On a sunny Friday afternoon, with swirling Georgia winds pushing through the pines, it appeared that Augusta National was on its way to pushing back against the abundance of low scores as the leaders began to give shots back in round two. However, as leaders such as Lee Westwood, with his double bogey 6 on 18 faltered, an old familiar face arose to stake his claim at capturing his second Master’s title.
At the beginning of the week there was not much talk surrounding veteran Fred Couples’ chance at capturing the 2012 Masters. However, as Couples marched through the front nine, birdying seven, eight and nine on his way to a front nine 33, the crowds began to take notice and the gallery following Couples began to grow.
Not to disappoint them, Couples continued his solid play on the back carding a bogey free 34 placing him in a tie for first with Jason Dufner, who posted his second sub par round of the week with his two under 70.
The big question for Couples is whether his 52 years will be a benefit or detriment as he prepares to try and repel some of the top young stars who all posted solid Friday rounds to get back into contention.
History is not on Couples side as the oldest player to ever capture a Masters was Jack Nicklaus at age 46 in 1986. Despite the mounting reasons not to bet on Couples over the weekend one cannot help but think that Couples silky smooth swing and hot putter, which was in full form on Friday, could allow Couples to stick around through Sunday evening.
Who is the Biggest Challenger to Couples?
As anticipated, several of the top names in golf posted impressive rounds to get themselves back into the mix for the weekend. Of them, there is not one who commands more attention than the world’s number two ranked golfer, Rory McIlroy. With his three under 69, McIlroy sits just two shots back of Couples at minus four and must be a favorite for many golf enthusiasts going into the weekend.
Despite McIlroy’s insurgence to the top, there are several other players who may also challenge this weekend. Sergio Garcia played a brilliant front nine and held off some erratic shots on the back to post a four under 68 to get him to within two. However, despite all of the solid play, as Sergio is known to do, the bogey on 18 may stick with him a lot longer than he will admit, which could spell doom for the Spaniard over the weekend.
Phil Mickelson shook off early bogeys that saw his total balloon to as much as two over on the front nine. Mickelson was able to shrug off the slow start and birdie 17 and 18 to get back to red figures at minus 2, a feat that is sure to give him renewed confidence.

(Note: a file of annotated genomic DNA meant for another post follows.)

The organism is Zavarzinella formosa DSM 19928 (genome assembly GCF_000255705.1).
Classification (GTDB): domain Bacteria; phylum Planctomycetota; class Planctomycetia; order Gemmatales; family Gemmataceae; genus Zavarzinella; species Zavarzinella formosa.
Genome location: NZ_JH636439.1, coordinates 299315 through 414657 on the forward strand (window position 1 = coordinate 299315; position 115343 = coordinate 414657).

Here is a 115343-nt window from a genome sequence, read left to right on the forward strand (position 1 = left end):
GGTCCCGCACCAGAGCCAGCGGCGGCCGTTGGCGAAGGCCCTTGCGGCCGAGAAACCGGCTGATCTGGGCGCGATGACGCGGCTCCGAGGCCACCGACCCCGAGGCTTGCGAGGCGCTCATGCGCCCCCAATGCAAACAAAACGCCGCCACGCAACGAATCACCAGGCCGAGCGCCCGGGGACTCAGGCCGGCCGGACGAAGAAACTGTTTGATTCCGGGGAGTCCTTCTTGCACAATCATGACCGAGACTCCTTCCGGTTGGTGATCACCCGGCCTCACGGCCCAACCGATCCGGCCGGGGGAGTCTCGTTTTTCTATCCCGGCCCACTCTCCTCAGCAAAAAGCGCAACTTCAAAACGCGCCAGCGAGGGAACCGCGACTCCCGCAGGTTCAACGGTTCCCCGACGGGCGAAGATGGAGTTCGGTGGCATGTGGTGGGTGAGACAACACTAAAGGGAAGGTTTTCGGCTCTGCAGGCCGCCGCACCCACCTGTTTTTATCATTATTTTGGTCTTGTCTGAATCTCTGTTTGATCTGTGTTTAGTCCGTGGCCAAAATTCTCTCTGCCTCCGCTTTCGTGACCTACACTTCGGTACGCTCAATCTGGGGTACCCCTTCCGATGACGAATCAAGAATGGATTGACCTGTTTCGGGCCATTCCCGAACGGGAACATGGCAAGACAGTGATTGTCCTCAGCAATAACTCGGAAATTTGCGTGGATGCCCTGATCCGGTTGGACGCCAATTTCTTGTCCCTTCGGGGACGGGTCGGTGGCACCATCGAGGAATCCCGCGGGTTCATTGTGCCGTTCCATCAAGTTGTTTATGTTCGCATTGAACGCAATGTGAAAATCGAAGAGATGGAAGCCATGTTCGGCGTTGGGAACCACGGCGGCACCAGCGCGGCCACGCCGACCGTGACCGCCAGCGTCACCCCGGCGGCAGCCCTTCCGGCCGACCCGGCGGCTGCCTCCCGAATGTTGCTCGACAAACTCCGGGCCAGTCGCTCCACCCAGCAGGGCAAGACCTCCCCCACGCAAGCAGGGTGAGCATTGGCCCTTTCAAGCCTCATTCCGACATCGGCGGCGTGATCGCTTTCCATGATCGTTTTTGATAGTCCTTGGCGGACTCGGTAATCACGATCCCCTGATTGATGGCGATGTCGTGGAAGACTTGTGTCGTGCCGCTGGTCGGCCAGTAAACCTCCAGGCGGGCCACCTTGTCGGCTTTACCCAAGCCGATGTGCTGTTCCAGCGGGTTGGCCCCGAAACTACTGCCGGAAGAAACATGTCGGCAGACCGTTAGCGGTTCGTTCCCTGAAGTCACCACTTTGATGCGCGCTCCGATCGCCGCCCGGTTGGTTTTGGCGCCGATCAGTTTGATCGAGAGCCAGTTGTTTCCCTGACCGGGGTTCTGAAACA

All of these players are sure to be in the mix come Sunday, and if we get a final round with one of these players and Couples, the interest in the Masters is sure to explode.
Eating My Own Words
Just 24 hours ago I sat here and wrote that there was no way that Henrik Stenson was going to be able to recover from his quadruple bogey eight on 18 to be in contention. In fact, if I was a betting man, I would have assumed that Stenson had a better chance of missing the cut then he did of making a renewed charge. However, as is the case with many professionals, Stenson’s ability to bounce back and silence his critics with his one under par 71 that places him in a tie for 12th position.
The Charge That Never Came….Again
As has been the case recently, Tiger once again prepared for a charge that never came. Birdying two of the first three holes to get back to two under; it looked like Woods could possibly climb up the leader board. Woods erratic tee play and inability to make medium range putts spelled his doom as he went on to play the next 16 holes at five over, placing him for all intensive purposes, out of contention.
Despite all of the moves made by the young stars and the old veterans, Augusta once again taught us that the course rewards consistency, not flash. As players like Couples who have made a career off of staying in the fairway and hitting greens in regulation, many of the long ball hitters such as Woods and Bubba Watson have been unable to capitalize on their length due to their inability to consistently play from the short grass.
Coming down the stretch it appears that the players who will reach the top will not be those with an exceptionally impressive tee game, but instead, the ability to play precision irons to sports on the green that pose the least amount of danger. As was shown by approaches such as Mickelson’s on 11, Augusta National is just waiting for a player to take for granted their club choice or the wind direction. If they do Augusta will spit players shots back at them with a vengeance.
Only the weekend now stands in between the contenders and their ultimate prize that, old or young, represents the most prestigious in all of golf.